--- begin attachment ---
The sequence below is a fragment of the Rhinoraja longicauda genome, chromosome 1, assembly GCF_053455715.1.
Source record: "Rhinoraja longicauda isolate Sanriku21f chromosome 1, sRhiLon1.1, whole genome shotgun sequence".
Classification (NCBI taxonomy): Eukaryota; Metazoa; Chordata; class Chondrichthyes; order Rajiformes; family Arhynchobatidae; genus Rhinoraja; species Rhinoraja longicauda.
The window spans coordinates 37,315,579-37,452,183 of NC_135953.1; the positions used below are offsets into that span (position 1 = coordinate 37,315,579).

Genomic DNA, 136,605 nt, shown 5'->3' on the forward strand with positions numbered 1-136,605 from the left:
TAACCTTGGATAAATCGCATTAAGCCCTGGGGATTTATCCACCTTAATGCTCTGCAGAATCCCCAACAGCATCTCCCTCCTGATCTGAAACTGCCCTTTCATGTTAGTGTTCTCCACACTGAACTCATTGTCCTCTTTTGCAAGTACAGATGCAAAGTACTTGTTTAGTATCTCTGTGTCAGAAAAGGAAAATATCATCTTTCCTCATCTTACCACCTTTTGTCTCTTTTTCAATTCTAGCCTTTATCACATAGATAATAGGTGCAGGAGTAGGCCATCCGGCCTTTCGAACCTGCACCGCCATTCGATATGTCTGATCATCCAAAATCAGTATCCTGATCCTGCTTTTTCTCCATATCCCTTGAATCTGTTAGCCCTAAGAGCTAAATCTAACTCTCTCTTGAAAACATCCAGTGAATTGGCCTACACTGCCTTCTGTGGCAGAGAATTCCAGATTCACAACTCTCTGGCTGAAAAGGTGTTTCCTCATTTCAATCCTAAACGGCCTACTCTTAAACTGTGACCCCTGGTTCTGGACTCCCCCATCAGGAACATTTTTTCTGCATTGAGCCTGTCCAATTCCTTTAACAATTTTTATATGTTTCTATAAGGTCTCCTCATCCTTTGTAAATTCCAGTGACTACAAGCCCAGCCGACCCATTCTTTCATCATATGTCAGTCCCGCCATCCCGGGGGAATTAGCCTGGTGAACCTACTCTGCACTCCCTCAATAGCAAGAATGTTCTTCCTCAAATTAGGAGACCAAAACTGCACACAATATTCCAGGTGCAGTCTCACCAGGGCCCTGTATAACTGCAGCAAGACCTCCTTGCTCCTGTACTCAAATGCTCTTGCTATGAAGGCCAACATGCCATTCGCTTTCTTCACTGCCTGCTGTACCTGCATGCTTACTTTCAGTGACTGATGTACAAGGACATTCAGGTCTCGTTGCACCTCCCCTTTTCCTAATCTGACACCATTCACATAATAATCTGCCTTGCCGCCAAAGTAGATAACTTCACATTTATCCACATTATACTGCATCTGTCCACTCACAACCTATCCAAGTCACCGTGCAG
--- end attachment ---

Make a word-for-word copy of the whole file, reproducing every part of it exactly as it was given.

The sequence below is a fragment of the Rhinoraja longicauda genome, chromosome 1, assembly GCF_053455715.1.
Source record: "Rhinoraja longicauda isolate Sanriku21f chromosome 1, sRhiLon1.1, whole genome shotgun sequence".
Classification (NCBI taxonomy): Eukaryota; Metazoa; Chordata; class Chondrichthyes; order Rajiformes; family Arhynchobatidae; genus Rhinoraja; species Rhinoraja longicauda.
The window spans coordinates 37,315,579-37,452,183 of NC_135953.1; the positions used below are offsets into that span (position 1 = coordinate 37,315,579).

Genomic DNA, 136,605 nt, shown 5'->3' on the forward strand with positions numbered 1-136,605 from the left:
TAACCTTGGATAAATCGCATTAAGCCCTGGGGATTTATCCACCTTAATGCTCTGCAGAATCCCCAACAGCATCTCCCTCCTGATCTGAAACTGCCCTTTCATGTTAGTGTTCTCCACACTGAACTCATTGTCCTCTTTTGCAAGTACAGATGCAAAGTACTTGTTTAGTATCTCTGTGTCAGAAAAGGAAAATATCATCTTTCCTCATCTTACCACCTTTTGTCTCTTTTTCAATTCTAGCCTTTATCACATAGATAATAGGTGCAGGAGTAGGCCATCCGGCCTTTCGAACCTGCACCGCCATTCGATATGTCTGATCATCCAAAATCAGTATCCTGATCCTGCTTTTTCTCCATATCCCTTGAATCTGTTAGCCCTAAGAGCTAAATCTAACTCTCTCTTGAAAACATCCAGTGAATTGGCCTACACTGCCTTCTGTGGCAGAGAATTCCAGATTCACAACTCTCTGGCTGAAAAGGTGTTTCCTCATTTCAATCCTAAACGGCCTACTCTTAAACTGTGACCCCTGGTTCTGGACTCCCCCATCAGGAACATTTTTTCTGCATTGAGCCTGTCCAATTCCTTTAACAATTTTTATATGTTTCTATAAGGTCTCCTCATCCTTTGTAAATTCCAGTGACTACAAGCCCAGCCGACCCATTCTTTCATCATATGTCAGTCCCGCCATCCCGGGGGAATTAGCCTGGTGAACCTACTCTGCACTCCCTCAATAGCAAGAATGTTCTTCCTCAAATTAGGAGACCAAAACTGCACACAATATTCCAGGTGCAGTCTCACCAGGGCCCTGTATAACTGCAGCAAGACCTCCTTGCTCCTGTACTCAAATGCTCTTGCTATGAAGGCCAACATGCCATTCGCTTTCTTCACTGCCTGCTGTACCTGCATGCTTACTTTCAGTGACTGATGTACAAGGACATTCAGGTCTCGTTGCACCTCCCCTTTTCCTAATCTGACACCATTCACATAATAATCTGCCTTGCCGCCAAAGTAGATAACTTCACATTTATCCACATTATACTGCATCTGTCCACTCACAACCTATCCAAGTCACCGTGCAG